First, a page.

Does a hidden planet really lurk in the outer reaches of the solar system ?
The idea that there could be a previously undiscovered world located far out beyond the orbit of Pluto has been the subject of heated debate among astronomers for years.
Recently researchers from Sweden and Mexico submitted two new papers claiming the alleged discovery of not one, but two new planets in the outer solar system. The release followed on from a similar discovery earlier this year of two ‘trans-Neptunian objects’ by scientists in Madrid.
Both of the objects, one having appeared in the sky near to the star W Aquilae and the other adjacent to Alpha Centauri, were picked up by the Atacama Large Millimeter Array (ALMA).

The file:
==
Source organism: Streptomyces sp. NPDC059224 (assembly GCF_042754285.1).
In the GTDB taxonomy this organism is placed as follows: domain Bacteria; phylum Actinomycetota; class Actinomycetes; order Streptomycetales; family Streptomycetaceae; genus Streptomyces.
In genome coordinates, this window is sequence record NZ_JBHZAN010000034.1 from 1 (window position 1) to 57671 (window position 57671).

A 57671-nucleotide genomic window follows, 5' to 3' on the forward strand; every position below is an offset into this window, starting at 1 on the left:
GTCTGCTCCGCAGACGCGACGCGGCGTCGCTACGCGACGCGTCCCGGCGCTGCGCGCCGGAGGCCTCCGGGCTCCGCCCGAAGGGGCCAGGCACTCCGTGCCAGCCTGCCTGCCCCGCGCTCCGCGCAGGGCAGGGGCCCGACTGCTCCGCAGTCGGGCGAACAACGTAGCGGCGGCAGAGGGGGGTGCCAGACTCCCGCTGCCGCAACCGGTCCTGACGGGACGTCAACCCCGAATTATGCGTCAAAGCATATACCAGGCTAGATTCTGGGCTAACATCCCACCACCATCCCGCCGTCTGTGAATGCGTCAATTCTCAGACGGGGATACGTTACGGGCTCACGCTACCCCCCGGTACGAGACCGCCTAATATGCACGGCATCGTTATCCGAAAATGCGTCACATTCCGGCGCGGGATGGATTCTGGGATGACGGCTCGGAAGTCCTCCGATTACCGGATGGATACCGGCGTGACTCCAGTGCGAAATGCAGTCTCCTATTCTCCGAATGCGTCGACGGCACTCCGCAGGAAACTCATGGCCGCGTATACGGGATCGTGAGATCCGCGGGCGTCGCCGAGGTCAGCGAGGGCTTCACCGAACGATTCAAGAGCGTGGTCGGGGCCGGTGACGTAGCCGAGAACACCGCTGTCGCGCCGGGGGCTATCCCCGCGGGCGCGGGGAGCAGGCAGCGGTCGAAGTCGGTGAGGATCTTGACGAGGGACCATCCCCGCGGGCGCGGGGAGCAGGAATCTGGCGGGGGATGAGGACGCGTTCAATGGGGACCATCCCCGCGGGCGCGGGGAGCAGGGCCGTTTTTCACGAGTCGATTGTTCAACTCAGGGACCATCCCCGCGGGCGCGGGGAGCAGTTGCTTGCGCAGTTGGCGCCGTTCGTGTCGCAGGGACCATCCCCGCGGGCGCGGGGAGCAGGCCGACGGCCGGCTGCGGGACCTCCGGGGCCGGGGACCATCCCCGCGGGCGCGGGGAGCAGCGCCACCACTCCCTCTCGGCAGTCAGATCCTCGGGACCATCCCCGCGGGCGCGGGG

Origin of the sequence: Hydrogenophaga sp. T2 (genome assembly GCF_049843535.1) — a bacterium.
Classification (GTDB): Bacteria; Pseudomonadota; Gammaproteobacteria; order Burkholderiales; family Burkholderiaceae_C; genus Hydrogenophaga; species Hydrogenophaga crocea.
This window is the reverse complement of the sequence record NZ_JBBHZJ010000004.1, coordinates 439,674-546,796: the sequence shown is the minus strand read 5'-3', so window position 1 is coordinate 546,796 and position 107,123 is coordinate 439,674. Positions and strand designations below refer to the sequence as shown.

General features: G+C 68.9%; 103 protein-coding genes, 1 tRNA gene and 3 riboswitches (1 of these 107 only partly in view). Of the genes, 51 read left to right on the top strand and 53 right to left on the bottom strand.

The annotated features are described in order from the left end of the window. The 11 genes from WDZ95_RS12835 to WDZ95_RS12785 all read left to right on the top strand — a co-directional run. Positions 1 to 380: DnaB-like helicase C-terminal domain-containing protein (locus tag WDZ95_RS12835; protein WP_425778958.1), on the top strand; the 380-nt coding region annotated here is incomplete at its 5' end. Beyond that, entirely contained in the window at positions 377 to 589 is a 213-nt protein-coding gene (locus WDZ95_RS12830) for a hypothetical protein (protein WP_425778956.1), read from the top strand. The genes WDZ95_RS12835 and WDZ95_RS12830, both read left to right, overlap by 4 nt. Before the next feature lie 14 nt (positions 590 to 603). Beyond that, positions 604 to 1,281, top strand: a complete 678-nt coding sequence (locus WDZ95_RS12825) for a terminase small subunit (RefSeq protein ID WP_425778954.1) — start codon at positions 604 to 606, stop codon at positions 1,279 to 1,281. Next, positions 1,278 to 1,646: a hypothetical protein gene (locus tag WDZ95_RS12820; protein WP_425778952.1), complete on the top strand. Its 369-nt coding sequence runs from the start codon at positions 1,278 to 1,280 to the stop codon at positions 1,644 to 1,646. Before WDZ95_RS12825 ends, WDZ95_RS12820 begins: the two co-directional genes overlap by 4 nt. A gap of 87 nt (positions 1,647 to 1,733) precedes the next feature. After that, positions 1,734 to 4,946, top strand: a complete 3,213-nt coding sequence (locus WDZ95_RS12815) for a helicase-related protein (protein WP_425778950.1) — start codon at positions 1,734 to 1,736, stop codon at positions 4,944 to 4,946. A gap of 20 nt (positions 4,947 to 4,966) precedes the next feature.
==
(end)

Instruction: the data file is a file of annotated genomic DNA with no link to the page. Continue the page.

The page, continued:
Despite indications that these could be two new planets within our solar system however the response to the findings by other astronomers has been one of considerable skepticism.
Right now it’s difficult to completely rule out the possibility that the objects aren’t, for example, nearby asteroids or even a pair of brown dwarf stars located in nearby interstellar space.
It’s also possible that the findings are due to nothing more than random blips of noise.
California Institute of Technology astronomer Mike Brown certainly has his doubts.
“If it is true that ALMA accidentally discovered a massive outer solar system object in its tiny, tiny, tiny, field of view, that would suggest that there are something like 200,000 Earth-sized planets in the outer solar system,” he said. “Which, um, no.”
Despite his skepticism however Brown does admit that “the idea that there might be large planets lurking in the outer solar system is perfectly plausible.”